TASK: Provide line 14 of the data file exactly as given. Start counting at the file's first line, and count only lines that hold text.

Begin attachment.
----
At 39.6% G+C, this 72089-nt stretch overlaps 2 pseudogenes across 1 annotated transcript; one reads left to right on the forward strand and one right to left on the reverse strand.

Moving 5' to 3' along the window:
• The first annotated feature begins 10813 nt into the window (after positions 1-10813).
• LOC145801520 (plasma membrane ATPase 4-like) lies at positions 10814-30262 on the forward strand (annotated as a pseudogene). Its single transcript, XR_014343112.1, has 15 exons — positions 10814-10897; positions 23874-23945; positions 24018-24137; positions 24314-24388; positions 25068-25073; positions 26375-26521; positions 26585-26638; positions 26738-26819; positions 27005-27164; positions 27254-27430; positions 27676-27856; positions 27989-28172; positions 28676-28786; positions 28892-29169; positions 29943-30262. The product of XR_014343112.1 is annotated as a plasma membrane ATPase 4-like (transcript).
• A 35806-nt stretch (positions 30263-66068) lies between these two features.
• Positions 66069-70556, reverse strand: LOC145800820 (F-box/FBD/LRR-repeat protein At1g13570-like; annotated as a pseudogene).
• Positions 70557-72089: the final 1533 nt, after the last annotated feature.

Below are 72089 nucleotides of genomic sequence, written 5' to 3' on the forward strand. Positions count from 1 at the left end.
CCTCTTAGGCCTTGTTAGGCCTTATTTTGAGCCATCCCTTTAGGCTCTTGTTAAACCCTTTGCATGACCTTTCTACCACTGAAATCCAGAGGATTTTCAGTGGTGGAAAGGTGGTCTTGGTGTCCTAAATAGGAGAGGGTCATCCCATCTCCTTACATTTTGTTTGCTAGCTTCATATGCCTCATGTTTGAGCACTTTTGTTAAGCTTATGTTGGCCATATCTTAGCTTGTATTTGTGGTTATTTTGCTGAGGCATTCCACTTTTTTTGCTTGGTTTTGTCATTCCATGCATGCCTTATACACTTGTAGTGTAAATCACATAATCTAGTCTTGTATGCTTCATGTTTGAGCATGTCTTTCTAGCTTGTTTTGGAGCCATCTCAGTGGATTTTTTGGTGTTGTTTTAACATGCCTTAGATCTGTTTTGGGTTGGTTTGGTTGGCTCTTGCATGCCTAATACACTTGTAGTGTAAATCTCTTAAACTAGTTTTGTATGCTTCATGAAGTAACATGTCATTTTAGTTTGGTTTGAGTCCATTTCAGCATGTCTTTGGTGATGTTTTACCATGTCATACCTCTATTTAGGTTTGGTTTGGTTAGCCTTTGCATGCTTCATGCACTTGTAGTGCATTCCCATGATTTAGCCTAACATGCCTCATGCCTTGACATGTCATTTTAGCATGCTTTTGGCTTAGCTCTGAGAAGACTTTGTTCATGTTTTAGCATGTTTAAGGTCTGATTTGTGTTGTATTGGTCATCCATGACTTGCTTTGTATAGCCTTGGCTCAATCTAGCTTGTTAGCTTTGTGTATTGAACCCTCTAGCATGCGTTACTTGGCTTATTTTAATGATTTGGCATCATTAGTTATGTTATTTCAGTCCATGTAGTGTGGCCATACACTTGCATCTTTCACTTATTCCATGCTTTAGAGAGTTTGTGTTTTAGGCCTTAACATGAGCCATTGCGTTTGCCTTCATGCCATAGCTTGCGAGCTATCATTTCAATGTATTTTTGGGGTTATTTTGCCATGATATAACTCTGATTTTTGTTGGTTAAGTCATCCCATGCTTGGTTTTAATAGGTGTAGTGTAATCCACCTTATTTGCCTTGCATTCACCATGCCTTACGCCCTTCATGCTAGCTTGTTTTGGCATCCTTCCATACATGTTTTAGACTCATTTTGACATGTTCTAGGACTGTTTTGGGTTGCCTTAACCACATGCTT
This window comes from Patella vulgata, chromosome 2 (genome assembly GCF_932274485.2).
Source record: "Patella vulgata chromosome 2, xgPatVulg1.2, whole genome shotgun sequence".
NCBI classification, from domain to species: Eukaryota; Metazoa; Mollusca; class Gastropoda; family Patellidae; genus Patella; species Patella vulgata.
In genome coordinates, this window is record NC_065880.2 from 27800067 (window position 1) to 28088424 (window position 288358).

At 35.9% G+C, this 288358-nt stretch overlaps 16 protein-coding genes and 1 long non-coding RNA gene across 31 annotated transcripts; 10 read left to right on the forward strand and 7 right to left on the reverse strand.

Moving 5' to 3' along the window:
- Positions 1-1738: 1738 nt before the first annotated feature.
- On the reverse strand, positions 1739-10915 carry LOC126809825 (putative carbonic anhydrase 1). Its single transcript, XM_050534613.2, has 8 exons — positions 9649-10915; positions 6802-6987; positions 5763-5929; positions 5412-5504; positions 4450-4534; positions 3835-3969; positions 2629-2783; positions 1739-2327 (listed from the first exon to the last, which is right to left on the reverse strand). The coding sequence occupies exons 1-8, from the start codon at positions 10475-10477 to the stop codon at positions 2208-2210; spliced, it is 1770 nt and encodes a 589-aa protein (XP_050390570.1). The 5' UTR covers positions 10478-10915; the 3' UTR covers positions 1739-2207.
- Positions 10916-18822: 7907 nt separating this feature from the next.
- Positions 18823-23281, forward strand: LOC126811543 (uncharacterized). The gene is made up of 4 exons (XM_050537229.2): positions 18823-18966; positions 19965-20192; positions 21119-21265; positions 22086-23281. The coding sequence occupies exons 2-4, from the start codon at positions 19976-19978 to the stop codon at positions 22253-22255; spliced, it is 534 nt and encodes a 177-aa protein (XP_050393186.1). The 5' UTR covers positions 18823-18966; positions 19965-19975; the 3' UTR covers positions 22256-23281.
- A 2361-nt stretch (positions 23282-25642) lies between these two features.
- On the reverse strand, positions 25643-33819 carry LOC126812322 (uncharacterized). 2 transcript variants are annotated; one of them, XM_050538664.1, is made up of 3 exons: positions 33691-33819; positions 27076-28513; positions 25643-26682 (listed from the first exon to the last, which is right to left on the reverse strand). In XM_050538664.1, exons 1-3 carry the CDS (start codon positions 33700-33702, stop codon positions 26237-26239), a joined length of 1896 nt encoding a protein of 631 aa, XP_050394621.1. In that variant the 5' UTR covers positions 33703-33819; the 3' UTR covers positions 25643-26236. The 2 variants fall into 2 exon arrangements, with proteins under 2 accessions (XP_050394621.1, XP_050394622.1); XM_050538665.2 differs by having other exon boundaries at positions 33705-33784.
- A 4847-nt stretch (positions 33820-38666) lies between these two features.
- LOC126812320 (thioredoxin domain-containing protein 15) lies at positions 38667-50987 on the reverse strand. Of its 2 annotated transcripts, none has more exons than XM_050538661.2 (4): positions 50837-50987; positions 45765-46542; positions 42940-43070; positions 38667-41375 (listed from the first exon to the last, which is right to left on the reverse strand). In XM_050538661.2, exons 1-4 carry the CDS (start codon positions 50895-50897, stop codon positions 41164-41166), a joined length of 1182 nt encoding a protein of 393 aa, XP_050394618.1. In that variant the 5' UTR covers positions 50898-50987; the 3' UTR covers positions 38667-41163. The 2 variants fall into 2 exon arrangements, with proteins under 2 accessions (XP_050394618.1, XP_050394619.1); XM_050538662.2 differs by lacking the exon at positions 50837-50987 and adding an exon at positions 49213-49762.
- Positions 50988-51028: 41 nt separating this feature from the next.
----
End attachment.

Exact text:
At 35.9% G+C, this 288358-nt stretch overlaps 16 protein-coding genes and 1 long non-coding RNA gene across 31 annotated transcripts; 10 read left to right on the forward strand and 7 right to left on the reverse strand.